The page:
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Equatorial Guinea blasts: President blames military for 'negligence'

This handout satellite image taken and released by Maxar Technologies on March 9, 2021, shows storage buildings (bottom) in the Nkoa Ntoma base   -  
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Equatorial Guinea

The death toll from four explosions that rocked a military camp in Equatorial Guinea and surrounding areas rose to 105 with the discovery of seven more corpses, state television said Tuesday.

A total of 615 people were injured in Sunday's accidental blasts at the Nkoa Ntoma camp in the country's economic hub Bata, which devastated buildings at the compound and houses in surrounding districts.

President Teodoro Obiang Nguema, who has ruled the oil-rich country with an iron fist for 42 years, once again blamed the military for "negligence" in stocking ammunition so close to residential areas.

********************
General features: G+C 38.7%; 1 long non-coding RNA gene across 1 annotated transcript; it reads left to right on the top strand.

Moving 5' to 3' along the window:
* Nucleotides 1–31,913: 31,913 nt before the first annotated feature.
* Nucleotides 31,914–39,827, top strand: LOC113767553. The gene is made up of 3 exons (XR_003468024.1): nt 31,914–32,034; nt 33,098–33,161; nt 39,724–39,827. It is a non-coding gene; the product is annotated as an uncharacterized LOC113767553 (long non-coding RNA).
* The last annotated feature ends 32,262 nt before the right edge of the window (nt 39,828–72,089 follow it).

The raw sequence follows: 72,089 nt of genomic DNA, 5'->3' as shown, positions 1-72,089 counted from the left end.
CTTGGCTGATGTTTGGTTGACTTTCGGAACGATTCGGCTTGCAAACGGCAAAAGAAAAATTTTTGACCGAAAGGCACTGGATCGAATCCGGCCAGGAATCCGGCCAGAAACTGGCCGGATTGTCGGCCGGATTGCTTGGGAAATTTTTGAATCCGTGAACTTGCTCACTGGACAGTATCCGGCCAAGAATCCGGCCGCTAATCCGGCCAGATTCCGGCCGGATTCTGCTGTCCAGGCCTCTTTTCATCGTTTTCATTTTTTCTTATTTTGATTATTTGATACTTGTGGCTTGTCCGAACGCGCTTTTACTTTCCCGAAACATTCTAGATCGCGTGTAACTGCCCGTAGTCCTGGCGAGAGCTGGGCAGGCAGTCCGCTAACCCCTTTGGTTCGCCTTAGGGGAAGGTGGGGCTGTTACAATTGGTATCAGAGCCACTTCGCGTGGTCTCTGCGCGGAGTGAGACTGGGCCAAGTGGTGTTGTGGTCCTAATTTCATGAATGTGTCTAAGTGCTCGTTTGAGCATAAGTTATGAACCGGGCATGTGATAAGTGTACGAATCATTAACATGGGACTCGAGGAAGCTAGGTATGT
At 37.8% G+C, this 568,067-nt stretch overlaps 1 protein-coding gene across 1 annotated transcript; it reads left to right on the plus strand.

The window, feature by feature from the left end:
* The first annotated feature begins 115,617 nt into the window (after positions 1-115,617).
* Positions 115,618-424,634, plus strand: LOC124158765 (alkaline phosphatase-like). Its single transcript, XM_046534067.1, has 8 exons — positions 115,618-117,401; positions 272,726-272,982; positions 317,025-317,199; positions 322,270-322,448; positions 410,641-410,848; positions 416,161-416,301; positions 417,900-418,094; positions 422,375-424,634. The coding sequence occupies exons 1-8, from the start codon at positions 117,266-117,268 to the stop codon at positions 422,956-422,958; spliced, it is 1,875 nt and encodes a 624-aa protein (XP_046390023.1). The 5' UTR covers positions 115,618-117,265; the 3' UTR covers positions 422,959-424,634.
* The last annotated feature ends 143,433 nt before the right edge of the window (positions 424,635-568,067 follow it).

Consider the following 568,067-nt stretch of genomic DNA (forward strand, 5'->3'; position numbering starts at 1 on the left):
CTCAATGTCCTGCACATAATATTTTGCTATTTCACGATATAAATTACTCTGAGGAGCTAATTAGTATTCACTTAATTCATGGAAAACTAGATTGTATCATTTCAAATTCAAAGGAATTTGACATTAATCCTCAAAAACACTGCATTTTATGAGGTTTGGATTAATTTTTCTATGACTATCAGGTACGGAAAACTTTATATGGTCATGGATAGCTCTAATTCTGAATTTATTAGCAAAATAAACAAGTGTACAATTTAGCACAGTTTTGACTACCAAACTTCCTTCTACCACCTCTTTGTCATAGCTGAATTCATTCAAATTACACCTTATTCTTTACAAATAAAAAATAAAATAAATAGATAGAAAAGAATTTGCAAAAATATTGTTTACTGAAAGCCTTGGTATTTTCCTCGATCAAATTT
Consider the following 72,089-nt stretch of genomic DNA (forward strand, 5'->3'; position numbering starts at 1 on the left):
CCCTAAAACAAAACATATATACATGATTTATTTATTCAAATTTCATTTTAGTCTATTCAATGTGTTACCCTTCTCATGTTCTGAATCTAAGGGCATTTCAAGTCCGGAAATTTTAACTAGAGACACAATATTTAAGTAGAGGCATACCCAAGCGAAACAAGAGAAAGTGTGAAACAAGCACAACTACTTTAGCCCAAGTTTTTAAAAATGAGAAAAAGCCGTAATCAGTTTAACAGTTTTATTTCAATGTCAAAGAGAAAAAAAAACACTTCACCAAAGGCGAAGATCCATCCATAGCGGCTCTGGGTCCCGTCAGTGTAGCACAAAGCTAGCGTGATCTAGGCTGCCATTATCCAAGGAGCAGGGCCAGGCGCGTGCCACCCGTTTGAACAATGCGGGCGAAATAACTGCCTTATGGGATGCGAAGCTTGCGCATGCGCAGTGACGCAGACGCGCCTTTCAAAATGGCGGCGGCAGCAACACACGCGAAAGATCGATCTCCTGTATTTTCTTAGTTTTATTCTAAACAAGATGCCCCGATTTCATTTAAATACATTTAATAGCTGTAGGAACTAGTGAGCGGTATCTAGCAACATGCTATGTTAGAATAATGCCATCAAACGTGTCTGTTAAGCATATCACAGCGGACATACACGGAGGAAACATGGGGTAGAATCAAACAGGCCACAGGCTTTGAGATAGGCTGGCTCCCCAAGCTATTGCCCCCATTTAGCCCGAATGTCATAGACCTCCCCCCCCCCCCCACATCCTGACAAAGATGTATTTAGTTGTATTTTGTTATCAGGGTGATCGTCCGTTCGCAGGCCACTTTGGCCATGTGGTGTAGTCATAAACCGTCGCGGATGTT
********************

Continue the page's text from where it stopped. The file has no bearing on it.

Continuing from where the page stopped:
State television channel TVGE said seven more bodies were found on Tuesday, buried under rubble.

On Monday, it said more than 60 survivors had been found trapped under debris, including two children aged three and four.

TVGE has shown images akin to a war zone, with rescue workers and civilians struggling to remove bodies from smoking ruins.

Obiang on Tuesday said the officers in charge of the camp, which houses special forces and gendarmes and their families, had "been careless".

Dynamite is normally "stocked very far from people and kept underground", he said.

The defence ministry said blasts caused by heavy-calibre munitions caused "shock waves which totally destroyed numerous homes nearby".

The only Spanish-speaking country in sub-Saharan Africa, Equatorial Guinea is one of the most closed-off nations on the continent.

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